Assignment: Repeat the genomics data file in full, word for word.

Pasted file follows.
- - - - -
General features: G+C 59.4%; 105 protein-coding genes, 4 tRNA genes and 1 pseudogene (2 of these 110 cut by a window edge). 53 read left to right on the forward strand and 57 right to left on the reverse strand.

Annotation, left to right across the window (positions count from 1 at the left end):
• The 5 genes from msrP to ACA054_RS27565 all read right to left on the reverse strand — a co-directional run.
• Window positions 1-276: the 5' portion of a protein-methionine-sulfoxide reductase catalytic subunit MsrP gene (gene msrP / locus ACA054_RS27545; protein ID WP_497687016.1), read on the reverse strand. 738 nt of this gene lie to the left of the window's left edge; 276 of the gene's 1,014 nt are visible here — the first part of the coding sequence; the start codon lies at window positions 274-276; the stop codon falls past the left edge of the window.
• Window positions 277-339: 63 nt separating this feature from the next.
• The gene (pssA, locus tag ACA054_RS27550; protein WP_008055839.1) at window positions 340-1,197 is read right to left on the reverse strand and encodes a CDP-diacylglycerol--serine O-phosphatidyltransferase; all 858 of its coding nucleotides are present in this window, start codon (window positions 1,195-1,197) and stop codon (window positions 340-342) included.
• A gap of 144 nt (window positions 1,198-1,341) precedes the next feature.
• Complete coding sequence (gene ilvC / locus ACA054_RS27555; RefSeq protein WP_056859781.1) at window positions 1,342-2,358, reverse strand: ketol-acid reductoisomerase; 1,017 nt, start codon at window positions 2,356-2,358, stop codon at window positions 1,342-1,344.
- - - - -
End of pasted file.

General features: G+C 59.4%; 105 protein-coding genes, 4 tRNA genes and 1 pseudogene (2 of these 110 cut by a window edge). 53 read left to right on the forward strand and 57 right to left on the reverse strand.

Annotation, left to right across the window (positions count from 1 at the left end):
• The 5 genes from msrP to ACA054_RS27565 all read right to left on the reverse strand — a co-directional run.
• Window positions 1-276: the 5' portion of a protein-methionine-sulfoxide reductase catalytic subunit MsrP gene (gene msrP / locus ACA054_RS27545; protein ID WP_497687016.1), read on the reverse strand. 738 nt of this gene lie to the left of the window's left edge; 276 of the gene's 1,014 nt are visible here — the first part of the coding sequence; the start codon lies at window positions 274-276; the stop codon falls past the left edge of the window.
• Window positions 277-339: 63 nt separating this feature from the next.
• The gene (pssA, locus tag ACA054_RS27550; protein WP_008055839.1) at window positions 340-1,197 is read right to left on the reverse strand and encodes a CDP-diacylglycerol--serine O-phosphatidyltransferase; all 858 of its coding nucleotides are present in this window, start codon (window positions 1,195-1,197) and stop codon (window positions 340-342) included.
• A gap of 144 nt (window positions 1,198-1,341) precedes the next feature.
• Complete coding sequence (gene ilvC / locus ACA054_RS27555; RefSeq protein WP_056859781.1) at window positions 1,342-2,358, reverse strand: ketol-acid reductoisomerase; 1,017 nt, start codon at window positions 2,356-2,358, stop codon at window positions 1,342-1,344.